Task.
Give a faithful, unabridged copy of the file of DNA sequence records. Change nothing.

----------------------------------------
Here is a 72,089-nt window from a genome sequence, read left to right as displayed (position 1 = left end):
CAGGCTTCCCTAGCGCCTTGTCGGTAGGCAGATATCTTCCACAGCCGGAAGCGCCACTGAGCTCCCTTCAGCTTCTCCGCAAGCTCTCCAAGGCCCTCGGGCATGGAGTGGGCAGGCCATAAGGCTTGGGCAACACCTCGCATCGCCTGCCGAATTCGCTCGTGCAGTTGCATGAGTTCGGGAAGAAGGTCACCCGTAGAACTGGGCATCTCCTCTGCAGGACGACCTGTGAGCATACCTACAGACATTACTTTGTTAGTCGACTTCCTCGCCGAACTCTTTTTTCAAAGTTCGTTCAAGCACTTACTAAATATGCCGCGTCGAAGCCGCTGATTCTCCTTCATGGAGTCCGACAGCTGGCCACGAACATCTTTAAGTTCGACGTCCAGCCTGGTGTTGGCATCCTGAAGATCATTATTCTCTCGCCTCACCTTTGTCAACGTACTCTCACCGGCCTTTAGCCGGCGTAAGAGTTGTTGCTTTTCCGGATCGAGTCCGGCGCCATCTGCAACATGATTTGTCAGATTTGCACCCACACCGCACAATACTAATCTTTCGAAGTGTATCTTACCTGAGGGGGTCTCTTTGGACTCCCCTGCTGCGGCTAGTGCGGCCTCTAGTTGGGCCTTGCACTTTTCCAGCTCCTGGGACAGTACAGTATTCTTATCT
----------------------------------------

Here is a 72,089-nt window from a genome sequence, read left to right as displayed (position 1 = left end):
CAGGCTTCCCTAGCGCCTTGTCGGTAGGCAGATATCTTCCACAGCCGGAAGCGCCACTGAGCTCCCTTCAGCTTCTCCGCAAGCTCTCCAAGGCCCTCGGGCATGGAGTGGGCAGGCCATAAGGCTTGGGCAACACCTCGCATCGCCTGCCGAATTCGCTCGTGCAGTTGCATGAGTTCGGGAAGAAGGTCACCCGTAGAACTGGGCATCTCCTCTGCAGGACGACCTGTGAGCATACCTACAGACATTACTTTGTTAGTCGACTTCCTCGCCGAACTCTTTTTTCAAAGTTCGTTCAAGCACTTACTAAATATGCCGCGTCGAAGCCGCTGATTCTCCTTCATGGAGTCCGACAGCTGGCCACGAACATCTTTAAGTTCGACGTCCAGCCTGGTGTTGGCATCCTGAAGATCATTATTCTCTCGCCTCACCTTTGTCAACGTACTCTCACCGGCCTTTAGCCGGCGTAAGAGTTGTTGCTTTTCCGGATCGAGTCCGGCGCCATCTGCAACATGATTTGTCAGATTTGCACCCACACCGCACAATACTAATCTTTCGAAGTGTATCTTACCTGAGGGGGTCTCTTTGGACTCCCCTGCTGCGGCTAGTGCGGCCTCTAGTTGGGCCTTGCACTTTTCCAGCTCCTGGGACAGTACAGTATTCTTATCT